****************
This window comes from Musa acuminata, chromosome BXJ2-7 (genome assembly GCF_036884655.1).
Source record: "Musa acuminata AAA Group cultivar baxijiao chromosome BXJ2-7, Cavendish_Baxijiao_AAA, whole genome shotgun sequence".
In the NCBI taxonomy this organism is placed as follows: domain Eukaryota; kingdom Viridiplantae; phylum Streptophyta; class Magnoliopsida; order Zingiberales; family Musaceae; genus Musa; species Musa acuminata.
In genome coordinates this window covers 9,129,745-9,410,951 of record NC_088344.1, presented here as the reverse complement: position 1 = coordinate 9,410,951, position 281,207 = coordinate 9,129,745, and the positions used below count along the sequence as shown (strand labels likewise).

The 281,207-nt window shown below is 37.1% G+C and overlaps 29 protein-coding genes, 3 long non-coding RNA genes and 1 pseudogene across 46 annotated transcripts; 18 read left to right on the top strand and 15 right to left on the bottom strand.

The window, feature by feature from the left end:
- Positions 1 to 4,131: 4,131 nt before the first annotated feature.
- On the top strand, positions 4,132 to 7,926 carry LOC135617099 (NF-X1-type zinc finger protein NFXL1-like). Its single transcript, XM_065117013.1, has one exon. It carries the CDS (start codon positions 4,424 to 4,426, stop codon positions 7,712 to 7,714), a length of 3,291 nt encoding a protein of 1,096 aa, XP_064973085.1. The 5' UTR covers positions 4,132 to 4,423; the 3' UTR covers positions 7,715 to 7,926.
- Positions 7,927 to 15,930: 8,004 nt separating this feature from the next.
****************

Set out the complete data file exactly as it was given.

This window comes from Musa acuminata, chromosome BXJ2-7 (genome assembly GCF_036884655.1).
Source record: "Musa acuminata AAA Group cultivar baxijiao chromosome BXJ2-7, Cavendish_Baxijiao_AAA, whole genome shotgun sequence".
In the NCBI taxonomy this organism is placed as follows: domain Eukaryota; kingdom Viridiplantae; phylum Streptophyta; class Magnoliopsida; order Zingiberales; family Musaceae; genus Musa; species Musa acuminata.
In genome coordinates this window covers 9,129,745-9,410,951 of record NC_088344.1, presented here as the reverse complement: position 1 = coordinate 9,410,951, position 281,207 = coordinate 9,129,745, and the positions used below count along the sequence as shown (strand labels likewise).

The 281,207-nt window shown below is 37.1% G+C and overlaps 29 protein-coding genes, 3 long non-coding RNA genes and 1 pseudogene across 46 annotated transcripts; 18 read left to right on the top strand and 15 right to left on the bottom strand.

The window, feature by feature from the left end:
- Positions 1 to 4,131: 4,131 nt before the first annotated feature.
- On the top strand, positions 4,132 to 7,926 carry LOC135617099 (NF-X1-type zinc finger protein NFXL1-like). Its single transcript, XM_065117013.1, has one exon. It carries the CDS (start codon positions 4,424 to 4,426, stop codon positions 7,712 to 7,714), a length of 3,291 nt encoding a protein of 1,096 aa, XP_064973085.1. The 5' UTR covers positions 4,132 to 4,423; the 3' UTR covers positions 7,715 to 7,926.
- Positions 7,927 to 15,930: 8,004 nt separating this feature from the next.